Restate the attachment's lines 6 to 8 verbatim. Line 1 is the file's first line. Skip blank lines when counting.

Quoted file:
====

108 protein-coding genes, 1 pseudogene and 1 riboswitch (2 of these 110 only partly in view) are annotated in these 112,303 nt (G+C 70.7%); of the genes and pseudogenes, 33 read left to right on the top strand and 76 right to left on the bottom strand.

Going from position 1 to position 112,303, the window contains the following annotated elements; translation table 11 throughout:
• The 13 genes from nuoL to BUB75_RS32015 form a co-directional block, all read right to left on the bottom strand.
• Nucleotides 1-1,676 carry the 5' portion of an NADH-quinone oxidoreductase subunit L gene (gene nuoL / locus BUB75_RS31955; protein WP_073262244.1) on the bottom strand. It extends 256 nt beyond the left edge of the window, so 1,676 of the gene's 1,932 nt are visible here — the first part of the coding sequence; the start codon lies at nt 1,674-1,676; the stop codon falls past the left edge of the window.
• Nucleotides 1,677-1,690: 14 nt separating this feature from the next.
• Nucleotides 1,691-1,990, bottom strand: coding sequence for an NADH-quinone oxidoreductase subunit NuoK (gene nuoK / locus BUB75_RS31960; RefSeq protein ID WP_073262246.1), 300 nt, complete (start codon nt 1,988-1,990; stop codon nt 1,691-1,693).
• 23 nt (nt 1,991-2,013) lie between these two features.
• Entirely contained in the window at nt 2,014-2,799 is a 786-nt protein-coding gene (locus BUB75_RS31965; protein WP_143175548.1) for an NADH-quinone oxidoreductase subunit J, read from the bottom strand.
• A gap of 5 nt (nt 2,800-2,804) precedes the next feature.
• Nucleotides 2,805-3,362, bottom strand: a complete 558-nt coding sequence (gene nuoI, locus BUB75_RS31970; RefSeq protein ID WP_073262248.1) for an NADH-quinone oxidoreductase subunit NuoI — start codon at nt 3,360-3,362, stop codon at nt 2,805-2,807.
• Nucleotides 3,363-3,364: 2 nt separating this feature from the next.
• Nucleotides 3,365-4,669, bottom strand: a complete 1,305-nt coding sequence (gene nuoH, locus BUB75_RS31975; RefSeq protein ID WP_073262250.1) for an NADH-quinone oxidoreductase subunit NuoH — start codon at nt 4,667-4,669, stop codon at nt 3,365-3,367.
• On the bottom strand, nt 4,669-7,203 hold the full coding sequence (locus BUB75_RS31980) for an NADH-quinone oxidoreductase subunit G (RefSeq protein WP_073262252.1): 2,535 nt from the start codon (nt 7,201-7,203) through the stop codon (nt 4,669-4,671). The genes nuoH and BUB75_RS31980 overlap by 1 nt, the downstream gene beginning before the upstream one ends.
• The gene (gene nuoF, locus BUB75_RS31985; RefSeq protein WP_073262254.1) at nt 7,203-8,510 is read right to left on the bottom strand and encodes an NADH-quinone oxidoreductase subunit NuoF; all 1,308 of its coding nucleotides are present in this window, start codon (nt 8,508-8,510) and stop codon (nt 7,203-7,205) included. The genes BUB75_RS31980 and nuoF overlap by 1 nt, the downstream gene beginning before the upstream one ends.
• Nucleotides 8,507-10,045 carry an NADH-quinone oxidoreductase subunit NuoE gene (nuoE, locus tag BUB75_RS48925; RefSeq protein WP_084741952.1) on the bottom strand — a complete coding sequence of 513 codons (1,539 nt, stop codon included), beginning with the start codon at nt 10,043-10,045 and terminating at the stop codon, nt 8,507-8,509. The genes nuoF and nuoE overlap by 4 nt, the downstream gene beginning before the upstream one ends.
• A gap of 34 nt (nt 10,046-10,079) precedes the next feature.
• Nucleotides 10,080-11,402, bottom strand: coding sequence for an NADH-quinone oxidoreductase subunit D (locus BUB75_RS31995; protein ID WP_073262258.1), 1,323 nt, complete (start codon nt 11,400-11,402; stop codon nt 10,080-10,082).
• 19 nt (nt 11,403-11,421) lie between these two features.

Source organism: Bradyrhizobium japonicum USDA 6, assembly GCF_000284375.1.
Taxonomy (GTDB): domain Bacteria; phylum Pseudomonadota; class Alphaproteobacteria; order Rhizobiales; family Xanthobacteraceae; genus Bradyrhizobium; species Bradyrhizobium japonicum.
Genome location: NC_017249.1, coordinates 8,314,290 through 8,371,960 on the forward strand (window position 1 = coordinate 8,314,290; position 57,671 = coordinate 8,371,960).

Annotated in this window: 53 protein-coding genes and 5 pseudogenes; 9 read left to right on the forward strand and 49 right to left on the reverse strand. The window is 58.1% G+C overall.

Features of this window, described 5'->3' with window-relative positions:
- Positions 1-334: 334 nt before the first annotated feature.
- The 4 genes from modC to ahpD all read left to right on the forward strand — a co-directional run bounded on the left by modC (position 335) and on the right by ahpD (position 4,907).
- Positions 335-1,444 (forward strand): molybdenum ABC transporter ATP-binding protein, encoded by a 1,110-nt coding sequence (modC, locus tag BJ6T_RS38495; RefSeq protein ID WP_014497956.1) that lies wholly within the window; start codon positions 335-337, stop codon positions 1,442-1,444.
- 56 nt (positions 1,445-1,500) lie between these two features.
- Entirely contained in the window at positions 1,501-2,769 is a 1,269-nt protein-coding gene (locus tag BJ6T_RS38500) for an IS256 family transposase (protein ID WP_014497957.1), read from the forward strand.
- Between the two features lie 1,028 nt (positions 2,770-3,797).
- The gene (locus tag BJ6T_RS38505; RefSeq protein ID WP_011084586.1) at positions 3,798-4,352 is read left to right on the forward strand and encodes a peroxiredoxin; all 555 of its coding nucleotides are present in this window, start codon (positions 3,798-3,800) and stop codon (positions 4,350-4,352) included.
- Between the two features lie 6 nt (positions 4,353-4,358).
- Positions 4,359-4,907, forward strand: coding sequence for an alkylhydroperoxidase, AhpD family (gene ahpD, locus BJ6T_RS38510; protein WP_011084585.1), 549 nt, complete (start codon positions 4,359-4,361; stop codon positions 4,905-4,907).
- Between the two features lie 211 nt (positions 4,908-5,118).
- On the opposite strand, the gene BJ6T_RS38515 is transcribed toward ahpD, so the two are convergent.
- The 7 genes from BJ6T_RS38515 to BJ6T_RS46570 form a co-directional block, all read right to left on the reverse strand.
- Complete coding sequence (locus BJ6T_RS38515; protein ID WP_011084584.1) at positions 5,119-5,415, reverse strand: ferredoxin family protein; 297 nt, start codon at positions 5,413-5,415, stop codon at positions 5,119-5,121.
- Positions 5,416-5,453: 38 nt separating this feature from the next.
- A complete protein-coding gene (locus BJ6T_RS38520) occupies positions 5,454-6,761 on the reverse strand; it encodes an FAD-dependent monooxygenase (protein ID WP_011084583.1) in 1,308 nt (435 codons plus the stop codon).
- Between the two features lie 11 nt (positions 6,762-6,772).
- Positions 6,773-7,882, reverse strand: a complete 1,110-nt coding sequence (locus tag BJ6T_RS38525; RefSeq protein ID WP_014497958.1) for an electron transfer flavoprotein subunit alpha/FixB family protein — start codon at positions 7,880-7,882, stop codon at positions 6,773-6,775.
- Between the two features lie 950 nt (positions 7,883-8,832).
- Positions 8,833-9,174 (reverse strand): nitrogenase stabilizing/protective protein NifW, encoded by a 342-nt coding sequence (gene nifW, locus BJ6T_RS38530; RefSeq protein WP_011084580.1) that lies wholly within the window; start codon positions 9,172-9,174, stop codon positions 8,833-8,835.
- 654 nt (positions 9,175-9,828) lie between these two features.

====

• Nucleotides 1,691-1,990, bottom strand: coding sequence for an NADH-quinone oxidoreductase subunit NuoK (gene nuoK / locus BUB75_RS31960; RefSeq protein ID WP_073262246.1), 300 nt, complete (start codon nt 1,988-1,990; stop codon nt 1,691-1,693).
• 23 nt (nt 1,991-2,013) lie between these two features.
• Entirely contained in the window at nt 2,014-2,799 is a 786-nt protein-coding gene (locus BUB75_RS31965; protein WP_143175548.1) for an NADH-quinone oxidoreductase subunit J, read from the bottom strand.